“Lost in Space and Time”

 Quantum Battlestar

Theatrical Comedy

Paradise in Augustine’s

13th – 27th August

At times, the Fringe feels like nothing more than a series of scheduling screw-ups, calendar clashes and venue fails, as scatterbrained reviewers charge across town muttering ‘How was I supposed to know it was that Pleasance?’ and ‘Oh, you mean the other Assembly!’

I was supposed to have been reviewing Sweet Talking Guy, but after being issued with the wrong ticket, was refused admission and directed to another venue to see Quantum Battlestar Deep-Space Voyager Tardis Wars: The Million-Dollar Space Epic. It didn’t say that on my ticket – Quantum Battlestar Deep is all there was space for – but it didn’t matter: I had already stepped through the wormhole and it was too late for turning back.

Would it be asking too much for the cast to stay in character for long enough to actually do their jobs?

 

Space and time would appear to be amorphous concepts at the Fringe; get just one of these properties wrong and you could wind up in the wrong theatre reviewing the wrong show. Still, you can only review what’s in front of you, and with the show set to start, there was little chance to demur.

Quantum Battlestar Deep-Space Voyager Tardis Wars: The Million-Dollar Space Epic, as its name would suggest, is a pastiche of every sci-fi series ever made. Think of an intergalactic cliche and it’ll be lampooned, pilloried or vapourised at some point in proceedings. The worst crime any sci-fi show can commit is to take itself too seriously, which is probably why Star Trek ends up bearing the brunt of the jokes.  Thankfully the word ‘serious’ is as alien to the crew of the Starship Nebula as the Wibble invaders who they must vanquish. This is a show that revels in ineptitude and wallows in its own incompetence; it’s willfully silly and deliberately unfocused.  Self-aware, sardonic, self-referential and fourth wall-obliterating as this may be, would it be asking too much for the cast to stay in character for long enough to actually do their jobs? Apparently so. Still, at least they appear to be enjoying themselves as they chatter with the audience about all the fun to be had spoofing the sci-fi classics.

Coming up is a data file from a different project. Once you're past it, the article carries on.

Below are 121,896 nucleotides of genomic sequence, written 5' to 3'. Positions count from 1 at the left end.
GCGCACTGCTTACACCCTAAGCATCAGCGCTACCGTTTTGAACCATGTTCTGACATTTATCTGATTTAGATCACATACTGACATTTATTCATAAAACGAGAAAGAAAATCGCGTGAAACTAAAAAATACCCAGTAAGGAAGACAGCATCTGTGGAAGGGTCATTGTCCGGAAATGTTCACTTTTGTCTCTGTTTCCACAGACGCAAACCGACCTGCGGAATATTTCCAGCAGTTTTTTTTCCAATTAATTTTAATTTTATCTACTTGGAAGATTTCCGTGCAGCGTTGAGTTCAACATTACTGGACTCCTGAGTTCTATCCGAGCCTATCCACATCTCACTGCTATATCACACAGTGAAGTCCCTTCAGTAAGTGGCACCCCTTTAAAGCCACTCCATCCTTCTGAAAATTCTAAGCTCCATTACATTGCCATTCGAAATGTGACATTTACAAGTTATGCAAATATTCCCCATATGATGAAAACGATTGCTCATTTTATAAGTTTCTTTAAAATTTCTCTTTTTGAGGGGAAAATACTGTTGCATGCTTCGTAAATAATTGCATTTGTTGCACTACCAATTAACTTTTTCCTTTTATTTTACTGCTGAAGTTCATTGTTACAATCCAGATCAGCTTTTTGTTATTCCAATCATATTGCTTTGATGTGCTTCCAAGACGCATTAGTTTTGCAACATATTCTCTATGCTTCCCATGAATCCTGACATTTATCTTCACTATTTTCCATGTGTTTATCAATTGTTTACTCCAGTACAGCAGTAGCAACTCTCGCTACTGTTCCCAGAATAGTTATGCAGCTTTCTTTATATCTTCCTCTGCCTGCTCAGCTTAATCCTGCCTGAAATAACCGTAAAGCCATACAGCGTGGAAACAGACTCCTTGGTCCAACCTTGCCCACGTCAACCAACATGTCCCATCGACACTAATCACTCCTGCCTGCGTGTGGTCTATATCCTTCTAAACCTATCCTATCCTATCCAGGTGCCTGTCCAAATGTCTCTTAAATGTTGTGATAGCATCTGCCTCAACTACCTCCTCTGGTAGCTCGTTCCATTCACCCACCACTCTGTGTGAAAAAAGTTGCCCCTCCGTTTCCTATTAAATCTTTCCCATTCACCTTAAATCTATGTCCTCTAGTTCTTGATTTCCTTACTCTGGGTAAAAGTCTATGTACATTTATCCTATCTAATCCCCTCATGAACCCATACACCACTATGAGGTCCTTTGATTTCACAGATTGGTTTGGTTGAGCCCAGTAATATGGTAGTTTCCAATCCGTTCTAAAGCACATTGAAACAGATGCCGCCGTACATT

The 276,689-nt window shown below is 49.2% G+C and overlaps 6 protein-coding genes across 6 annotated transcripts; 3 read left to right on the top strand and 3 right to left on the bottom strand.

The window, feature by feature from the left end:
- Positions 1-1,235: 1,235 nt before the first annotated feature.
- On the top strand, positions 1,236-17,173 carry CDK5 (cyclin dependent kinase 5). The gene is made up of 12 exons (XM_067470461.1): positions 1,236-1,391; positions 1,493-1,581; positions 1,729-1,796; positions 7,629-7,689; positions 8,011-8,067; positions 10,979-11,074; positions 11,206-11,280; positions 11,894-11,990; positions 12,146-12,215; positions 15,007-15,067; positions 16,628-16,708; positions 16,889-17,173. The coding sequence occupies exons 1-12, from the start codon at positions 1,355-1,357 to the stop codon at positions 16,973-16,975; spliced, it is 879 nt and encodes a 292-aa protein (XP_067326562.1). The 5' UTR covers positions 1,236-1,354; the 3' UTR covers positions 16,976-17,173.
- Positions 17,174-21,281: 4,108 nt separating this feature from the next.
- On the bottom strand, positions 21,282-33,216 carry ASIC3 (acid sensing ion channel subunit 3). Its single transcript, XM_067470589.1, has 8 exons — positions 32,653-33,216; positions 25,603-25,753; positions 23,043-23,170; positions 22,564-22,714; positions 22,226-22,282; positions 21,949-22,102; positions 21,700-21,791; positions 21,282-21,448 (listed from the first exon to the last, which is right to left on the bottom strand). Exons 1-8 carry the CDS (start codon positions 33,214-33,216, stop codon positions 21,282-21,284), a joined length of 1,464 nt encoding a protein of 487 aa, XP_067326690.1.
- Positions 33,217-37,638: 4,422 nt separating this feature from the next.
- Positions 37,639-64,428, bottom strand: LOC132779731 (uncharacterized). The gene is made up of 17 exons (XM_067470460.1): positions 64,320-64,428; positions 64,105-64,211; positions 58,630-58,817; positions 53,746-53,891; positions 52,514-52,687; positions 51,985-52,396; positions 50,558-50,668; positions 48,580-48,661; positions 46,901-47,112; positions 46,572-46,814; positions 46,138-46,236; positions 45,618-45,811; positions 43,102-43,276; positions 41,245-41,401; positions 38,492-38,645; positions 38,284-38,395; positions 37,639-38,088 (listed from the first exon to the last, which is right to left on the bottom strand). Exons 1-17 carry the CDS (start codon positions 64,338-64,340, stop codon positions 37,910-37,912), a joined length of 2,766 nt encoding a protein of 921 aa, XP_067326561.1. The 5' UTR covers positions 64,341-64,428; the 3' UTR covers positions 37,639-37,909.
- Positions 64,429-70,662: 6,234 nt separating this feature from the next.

Quantum Battlestar Deep has the air of a production that’s been thrown together during an hour-long drama class, with predictable results: it’s occasionally hilarious and frequently a complete shambles. The one section that appears to have been thoughtfully scripted – a soliloquy extolling the virtues of the sci-fi geek – is overly-sentimental, whereas the remainder of the show is too flippant. That said, it has some delicious touches, including the tinfoil hats that are issued to the audience and a moment of fail so epic it induces a Captain Picard facepalm. True sci-fi buffs will enjoy spotting all the cultural references, while the rest of us will smile faintly and wish we were in a different space and time altogether.

—★★★—

Kitty’s verdict: “Planet Potato”

 

 

 

 

 

 

 

This month, Ed Uncovered will be reviewing 25 Fringe shows, from kids’ to comedy. Whether they be good, bad or utterly soporific, you can get the lowdown in our Fringe 2012 section, which will be updated daily.

Since our last attempt at a rating system (scoring video games out of 79) was such a raging success, we’ve decided to adopt an entirely new system for the Fringe: each show’s rating will be represented as a shooped reaction face. Of a cat. Because…well, just because. We’ve got an entire folder of this cat’s RFs, and it seems only right to put them to good use, helping people make an informed decision about the merits of each show. Let kitty be your guide, cos that’s as close to a rating system as you’re gonna get.